Well, I think, this is awkward.
I’m sitting at an assisted dining table, helping two of my total-care residents eat their lunch. Behind me is an independent table and an interesting conversation I can’t help but overhear.
“She’s not as pretty as she she used to be,” says Mr. J, slurping his so-called soup. Mr. N shrugs and dips his sandwich in the soup.
“I don’t know about that,” he replies. “She just looks tired to me. Probably didn’t put her makeup on this morning so she could sleep in a bit.”
I glance over my shoulder, wondering if I should be offended if the woman under discussion is me. I’m spared that decision when I see that both men have their eyes fixed on the aide a few tables away. If I’m honest, she is looking a bit rough…but pretty good for someone who has pulled three double shifts in the last ten days. Her eyes are dull, with deep shadows beneath them and her body seems imprinted with weariness. She’s sitting in a slightly hunched posture and every so often she shakes herself vigorously, as if she’s trying to keep from dozing off. Okay, hold the “as if”. That’s exactly what she’s doing, having just worked a double yesterday. It’s the look we’ve all wore: that distinct look of utter exhaustion. I’ll probably be wearing that look tomorrow, as today is my turn for a double.
I just hope I’m as cheerful and pleasant tomorrow as she is today; exhausted she might be, but not surly, not short-tempered with the residents.
“Such a shame,” sighs Mr. J, still slurping. “She was such a looker before. I swear, there seem to be fewer girls here and they get plainer every week. Soon we aren’t going to have anything pretty to look at.”
Okay…now I’m really offended. I grit my teeth and tell myself it isn’t worth it. Let it go. Be professional. Then I spin around anyway at the sound of a loud splash, just in time to see the soggy remains of a sandwich riding a wave of tomato soup across the table. And it’s either a case of really good aim or laser-guided karma because the whole mess is sweeping towards Mr. J.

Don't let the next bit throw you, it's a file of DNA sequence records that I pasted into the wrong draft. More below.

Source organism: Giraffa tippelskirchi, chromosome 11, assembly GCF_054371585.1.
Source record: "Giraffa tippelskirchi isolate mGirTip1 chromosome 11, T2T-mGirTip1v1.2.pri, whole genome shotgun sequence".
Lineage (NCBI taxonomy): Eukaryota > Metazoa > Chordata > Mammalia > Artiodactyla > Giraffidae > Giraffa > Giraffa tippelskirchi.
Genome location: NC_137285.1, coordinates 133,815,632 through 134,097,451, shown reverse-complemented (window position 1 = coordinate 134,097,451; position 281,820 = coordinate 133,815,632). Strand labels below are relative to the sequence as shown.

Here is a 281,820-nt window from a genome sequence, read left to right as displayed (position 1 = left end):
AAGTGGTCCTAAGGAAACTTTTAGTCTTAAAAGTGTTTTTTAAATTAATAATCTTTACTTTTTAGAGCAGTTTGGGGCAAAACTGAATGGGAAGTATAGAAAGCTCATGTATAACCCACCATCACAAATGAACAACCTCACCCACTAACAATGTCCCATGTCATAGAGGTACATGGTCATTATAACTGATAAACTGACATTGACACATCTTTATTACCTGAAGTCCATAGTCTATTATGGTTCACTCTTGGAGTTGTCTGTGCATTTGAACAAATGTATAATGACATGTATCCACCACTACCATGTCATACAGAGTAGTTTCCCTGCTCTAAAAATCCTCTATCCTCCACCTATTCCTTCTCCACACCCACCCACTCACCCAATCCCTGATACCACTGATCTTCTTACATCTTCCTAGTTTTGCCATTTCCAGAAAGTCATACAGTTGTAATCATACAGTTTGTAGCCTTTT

“Oh for the love of God,” Mr. N says, loudly enough that I am now not the only one staring at him, “how stupid are you? I think she’s the most beautiful sight in the world…when she’s working so hard to take care of us.”
By the time he’s finished, the wave of tomato soup has reached the edge of the table. The wave becomes a waterfall, then a puddle as it hits the floor…thanks to quick reflexes, I had managed to jump to my feet and pull Mr. J away just in time.
Mr. N glowers at me and I’m suddenly thinking that it was aim and not accident.
“My goodness,” he drawls. “You move like lightning, honey. You better slow down and conserve your energy for that extra shift tonight. Can you get me a new plate?”
But I don’t have to. The cook is already approaching us, a new plate in hand and I can’t help but notice that this sandwich looks…well, bigger.
Mr. J notices too, a scowl etching itself on his face. Mr. N just grins at him and pointedly tells the cook that she looks gorgeous.
Beauty is the eye of the beholder, they say.
But the eye of the beholder does more, I think, than merely judge beauty: they also serve as mirrors, reflecting back a view of yourself. And there are very few mirrors that show as flattering a reflection than the eyes of a resident, grateful and appreciative of the sacrifices you make for them.
That’s just one of the reasons why, under the frustration and beyond the stresses, I love my job. In this world of constant pressure to look “sexy”, my residents remind me that true beauty isn’t something you can put on in the morning.